My partner, startled, grabs my arm. "John, what's wrong?"

"Just a bad dream. I'm sorry." My mind is reeling, and I'm panting.

"Do you want me to get you some water?"

"No, no, I'll be fine. I just need to catch my breath." I lie back down, and he pulls me close to him. Soon I can hear him snoring softly.

I had been dreaming about being raped, again. This time I was bent over a sink in a locker room. I couldn't tell if it was a real place that I'd been to or not. I didn't recognize any of the men who were raping me. Unremarkable faces taking turns. I remember it hurt in the dream, just like it hurt in real life. Until it didn't.

Rolling to my back, I pull my partner's arm across my chest. He's bigger than I am and stronger. Even his arm feels like a weight.

"Babe." I whisper. He doesn't answer. "Do you want to have sex?"


Conscientiousness calls people to be more open about what turns them on, even if their answers might be stigmatized. Rodriguez (2014) is right that many trauma survivors find release through consensual reenactments of their original traumas. "Rather than simply narrating their own therapeutic engagement with the complexities of trauma, memory, and fantasy," she writes, "BDSM participants are invited to perform, through gestures and utterances, scenes of familial punishment or eroticized care" (57). In this way, participants assert agency over their bodies in ways that are not only non-normative but also transformative in that they "challenge the authoritarian underpinnings" that typically regulate sexual behavior. Ariane Cruz (2016: 2-3), in The Color of Kink, explores the particularly transformative "pleasure and power some black female subjects experience in sexual performances scripted by the memory of slavery." For Cruz, instances of aggression can "become a source of sexual pleasure and possibility for women," even (and perhaps especially) if those women are survivors of racial, sexual, or domestic violence (9). Trauma sex makes room for such desires and practices, acknowledging that the effects of trauma are unpredictable. Policing survivors' responses to those effects does little more than retraumatize them by further restricting their agency over their own bodyminds. Conscientiousness encourages participants to define for themselves how to negotiate their traumas and to subsequently communicate that negotiation to their partners.


"We can start that way, but I want to see your face when you shoot."

My partner smirks. "Is that what you want? You like to watch me fuck you?"

I moan as he flips me to my back and pulls my legs apart. His lips separate as he pushes into me; he grabs the back of my head with one hand. "Damn, daddy, that feels—so—good!" I watch his face. He watches me squirm beneath him.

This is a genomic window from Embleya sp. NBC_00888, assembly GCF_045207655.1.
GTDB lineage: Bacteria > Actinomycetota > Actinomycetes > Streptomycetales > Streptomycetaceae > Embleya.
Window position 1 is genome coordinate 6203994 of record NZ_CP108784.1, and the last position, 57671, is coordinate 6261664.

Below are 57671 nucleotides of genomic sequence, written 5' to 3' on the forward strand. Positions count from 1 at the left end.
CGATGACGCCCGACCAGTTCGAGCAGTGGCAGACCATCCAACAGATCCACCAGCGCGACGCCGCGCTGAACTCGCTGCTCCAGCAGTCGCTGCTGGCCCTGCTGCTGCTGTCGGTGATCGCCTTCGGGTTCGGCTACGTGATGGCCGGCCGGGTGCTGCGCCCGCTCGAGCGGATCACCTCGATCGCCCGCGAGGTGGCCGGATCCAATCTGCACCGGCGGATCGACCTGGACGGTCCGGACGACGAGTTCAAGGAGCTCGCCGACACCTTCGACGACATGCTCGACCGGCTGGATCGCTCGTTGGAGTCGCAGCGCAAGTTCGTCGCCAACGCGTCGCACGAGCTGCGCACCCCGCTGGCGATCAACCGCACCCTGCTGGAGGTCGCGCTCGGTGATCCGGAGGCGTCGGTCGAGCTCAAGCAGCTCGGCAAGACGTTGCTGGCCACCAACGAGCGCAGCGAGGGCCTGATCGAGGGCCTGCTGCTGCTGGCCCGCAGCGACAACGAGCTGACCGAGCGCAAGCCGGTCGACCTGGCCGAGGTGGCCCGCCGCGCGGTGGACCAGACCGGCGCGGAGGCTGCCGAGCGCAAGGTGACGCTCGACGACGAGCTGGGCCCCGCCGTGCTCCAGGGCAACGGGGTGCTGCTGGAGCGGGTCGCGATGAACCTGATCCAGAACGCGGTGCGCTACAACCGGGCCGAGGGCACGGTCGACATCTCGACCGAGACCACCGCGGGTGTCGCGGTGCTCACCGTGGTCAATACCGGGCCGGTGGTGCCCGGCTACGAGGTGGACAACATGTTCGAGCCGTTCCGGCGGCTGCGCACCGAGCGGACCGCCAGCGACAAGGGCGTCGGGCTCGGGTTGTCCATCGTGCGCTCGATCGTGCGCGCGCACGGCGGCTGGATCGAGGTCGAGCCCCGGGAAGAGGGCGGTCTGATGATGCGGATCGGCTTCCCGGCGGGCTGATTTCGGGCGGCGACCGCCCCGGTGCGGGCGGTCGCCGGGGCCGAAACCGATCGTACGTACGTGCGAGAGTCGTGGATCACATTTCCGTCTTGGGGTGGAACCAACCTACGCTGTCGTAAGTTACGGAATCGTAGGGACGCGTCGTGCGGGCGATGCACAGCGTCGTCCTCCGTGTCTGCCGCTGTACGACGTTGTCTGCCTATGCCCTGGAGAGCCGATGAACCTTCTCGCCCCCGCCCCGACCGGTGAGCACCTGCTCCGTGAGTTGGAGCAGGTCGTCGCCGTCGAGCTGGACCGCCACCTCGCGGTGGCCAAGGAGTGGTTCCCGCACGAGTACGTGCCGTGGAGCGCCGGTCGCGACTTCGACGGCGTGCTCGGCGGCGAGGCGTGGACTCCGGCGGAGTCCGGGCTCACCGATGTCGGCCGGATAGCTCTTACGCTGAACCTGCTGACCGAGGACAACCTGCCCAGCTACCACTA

Several minutes later, he is getting close. My arms are pinned above my head with one of his hands. The other is pushing down on my chest, carefully avoiding my neck. "Babe, I'm gonna cum." He thrusts deeper, his brows coming together, breath held in, and I gasp. I've felt this pressure so many times: the way it arches my back, tightens my balls, pulses into my stomach, clenches my fists. I am prostrate, glued onto his cock, one with him and the bed and hum of the air conditioner. He collapses on top of me, and my arms and legs wrap around his body. "I love you," he says.

"I love you too."

"I think that was one of our best." He rolls off to my side.

I scan his body, my body.


Given the ways conscientiousness makes room for such an array of sexual and erotic practices, it is helpful to conceive of trauma sex as intimate, a series of intimacies. The possibilities for sex practices among trauma sex participants are so varied and multifaceted that limiting them to the domain of sex feels restrictive. I draw on Elizabeth A. Povinelli's (2002: 230) "Notes on Gridlock: Genealogy, Intimacy, Sexuality" here to situate intimacy alongside interiority and subjectivity. Povinelli argues that intimacy "is characterized by a second-order critical reflexivity, by the I that emerges in the asking of the question, What do I feel toward you?" So, too, is intimacy in this context a reflection of the particular embodyminded subjectivities of trauma sex participants, those same participants for whom conventional sex practices and rituals may not be suitable, desirable, or sufficient. Intimacy is a way of acknowledging both that sex means something different to everyone and that the variability of those meanings reflects the individual "self-elaboration[s]" of the participants (231).

Importantly, this vision of intimacy dissents from queer theory's longstanding association of sex with jouissance. In "Sociality and Sexuality," Leo Bersani (2000: 647) describes the orgastic moment—and all sexual desire leading up to it—as "a defeat of power, a giving up, on the part of an otherwise hyperbolically self-affirming and phallocentricly constituted ego." Or, vis-à-vis his summary version, "Desire is, then, a lack of being" (650). In trauma sex, however, participants' desires are shaped by and for their beings. Intimacy is simultaneously produced by and in service of embodyminded needs. In "Is the Rectum a Grave?" Bersani (1987: 218) likens "the sexual" to the oscillation "between a hyperbolic sense of self and a loss of all consciousness of self," both of which result in "self-shattering." While I agree that sex may alter a person's sense of self because sex is always already intertwining multiple selves in a kind of physical/emotional knot, I resist the conclusion that sex destroys the self. The desires of trauma sex participants are too personal, unique to the contours of each body, each trauma. Intimacy recognizes those contours, celebrating the persistence of the self in the face of homogeneity.